Among 1 618 059 beneficiaries, 15 586 patients (1.0%) had cirrhosis (mean [SD] age, 74.1 [6.9] years; 7263 [46.6%] female). During a mean (SD) of 4.3 (1.9) years of follow-up, 77 268 patients were hospitalized with a stroke. The incidence of stroke was 2.17% (95% CI, 1.99%-2.36%) per year in patients with cirrhosis and 1.11% (95% CI, 1.10%-1.11%) per year in patients without cirrhosis. After adjustment for demographic characteristics and stroke risk factors, patients with cirrhosis had a higher risk of stroke (hazard ratio [HR], 1.4; 95% CI, 1.3-1.5). The magnitude of association appeared to be higher for intracerebral hemorrhage (HR, 1.9; 95% CI, 1.5-2.4) and subarachnoid hemorrhage (HR, 2.4; 95% CI, 1.7-3.5) than for ischemic stroke (HR, 1.3; 95% CI, 1.2-1.5).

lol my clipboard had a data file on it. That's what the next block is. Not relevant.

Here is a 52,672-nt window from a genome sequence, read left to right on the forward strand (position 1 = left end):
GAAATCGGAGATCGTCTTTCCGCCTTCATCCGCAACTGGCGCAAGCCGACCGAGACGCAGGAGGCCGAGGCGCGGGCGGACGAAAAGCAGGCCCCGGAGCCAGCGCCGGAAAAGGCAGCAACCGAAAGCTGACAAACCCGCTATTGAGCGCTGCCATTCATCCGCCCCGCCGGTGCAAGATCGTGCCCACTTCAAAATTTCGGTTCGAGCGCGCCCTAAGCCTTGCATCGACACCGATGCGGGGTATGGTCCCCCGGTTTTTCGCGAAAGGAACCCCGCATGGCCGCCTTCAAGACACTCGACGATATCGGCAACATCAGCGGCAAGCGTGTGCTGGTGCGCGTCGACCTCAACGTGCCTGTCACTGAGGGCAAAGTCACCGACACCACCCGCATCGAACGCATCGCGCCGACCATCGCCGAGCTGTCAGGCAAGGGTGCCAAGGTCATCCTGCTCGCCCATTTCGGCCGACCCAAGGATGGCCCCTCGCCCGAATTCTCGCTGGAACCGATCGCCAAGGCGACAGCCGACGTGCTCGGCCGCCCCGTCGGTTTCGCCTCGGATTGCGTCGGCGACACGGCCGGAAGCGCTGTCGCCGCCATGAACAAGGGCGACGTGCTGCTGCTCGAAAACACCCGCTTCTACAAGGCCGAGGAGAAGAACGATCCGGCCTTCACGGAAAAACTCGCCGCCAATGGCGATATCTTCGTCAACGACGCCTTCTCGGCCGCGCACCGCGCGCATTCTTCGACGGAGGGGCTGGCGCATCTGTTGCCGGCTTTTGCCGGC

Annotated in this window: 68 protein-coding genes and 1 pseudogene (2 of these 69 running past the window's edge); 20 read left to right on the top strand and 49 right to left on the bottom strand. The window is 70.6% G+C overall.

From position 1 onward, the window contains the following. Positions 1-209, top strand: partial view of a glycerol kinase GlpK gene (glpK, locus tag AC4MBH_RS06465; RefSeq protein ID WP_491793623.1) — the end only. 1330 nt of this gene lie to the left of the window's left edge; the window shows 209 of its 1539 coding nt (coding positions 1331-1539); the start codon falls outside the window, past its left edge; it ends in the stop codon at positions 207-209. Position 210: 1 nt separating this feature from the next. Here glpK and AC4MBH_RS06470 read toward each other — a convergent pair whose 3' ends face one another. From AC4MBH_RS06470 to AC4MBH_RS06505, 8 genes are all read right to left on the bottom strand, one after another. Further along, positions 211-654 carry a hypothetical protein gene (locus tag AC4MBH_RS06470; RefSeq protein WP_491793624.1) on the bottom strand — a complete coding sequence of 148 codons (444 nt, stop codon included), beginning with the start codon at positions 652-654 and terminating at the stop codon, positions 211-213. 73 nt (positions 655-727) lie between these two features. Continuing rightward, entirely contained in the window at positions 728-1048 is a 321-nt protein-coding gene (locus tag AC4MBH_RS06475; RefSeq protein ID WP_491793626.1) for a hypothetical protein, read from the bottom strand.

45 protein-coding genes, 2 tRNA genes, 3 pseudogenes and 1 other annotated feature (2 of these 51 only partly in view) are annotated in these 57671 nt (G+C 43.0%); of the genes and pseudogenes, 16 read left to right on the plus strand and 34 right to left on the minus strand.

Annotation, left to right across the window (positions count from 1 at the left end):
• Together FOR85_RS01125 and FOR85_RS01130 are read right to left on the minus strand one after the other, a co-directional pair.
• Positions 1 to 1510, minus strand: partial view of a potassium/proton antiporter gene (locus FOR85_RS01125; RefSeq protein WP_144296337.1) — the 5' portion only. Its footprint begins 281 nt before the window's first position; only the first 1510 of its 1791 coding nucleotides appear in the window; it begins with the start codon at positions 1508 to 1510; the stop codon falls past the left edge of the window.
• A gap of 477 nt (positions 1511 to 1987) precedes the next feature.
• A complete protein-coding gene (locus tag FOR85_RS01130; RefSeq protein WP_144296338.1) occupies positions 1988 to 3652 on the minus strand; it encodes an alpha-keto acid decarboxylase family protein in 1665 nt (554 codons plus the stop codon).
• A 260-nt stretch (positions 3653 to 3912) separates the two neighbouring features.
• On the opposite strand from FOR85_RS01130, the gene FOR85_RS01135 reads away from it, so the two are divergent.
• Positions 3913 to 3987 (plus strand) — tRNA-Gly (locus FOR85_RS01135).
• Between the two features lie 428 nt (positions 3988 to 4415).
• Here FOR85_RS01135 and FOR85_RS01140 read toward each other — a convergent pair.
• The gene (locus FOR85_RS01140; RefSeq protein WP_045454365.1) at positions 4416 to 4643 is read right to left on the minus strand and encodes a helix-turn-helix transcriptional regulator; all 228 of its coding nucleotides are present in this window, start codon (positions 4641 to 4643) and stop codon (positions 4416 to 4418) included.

Conclusions and Relevance
In a nationally representative sample of Medicare beneficiaries, cirrhosis was associated with an increased risk of stroke, particularly hemorrhagic stroke. A potential explanation of these findings implicates the mixed coagulopathy observed in cirrhosis.
Cirrhosis is associated with extrahepatic hemorrhagic and thrombotic processes, such as gastrointestinal bleeding1 and venous thromboembolism.2-4 The cerebrovascular complications of cirrhosis are comparatively less well understood. Early studies5,6 reported a reduced prevalence of stroke in patients with cirrhosis at the time of autopsy. More recent studies7-9 similarly found a reduced risk of all stroke and ischemic stroke, but these studies had small and narrowly defined study cohorts. With regard to hemorrhagic stroke, a previous study10 found that liver disease is associated with an increased risk of intracranial hemorrhage, but other studies11,12 have not found this to be the case. Because of the continued uncertainty, we sought to assess the association between cirrhosis and various stroke types in a large, nationally representative sample of Medicare beneficiaries.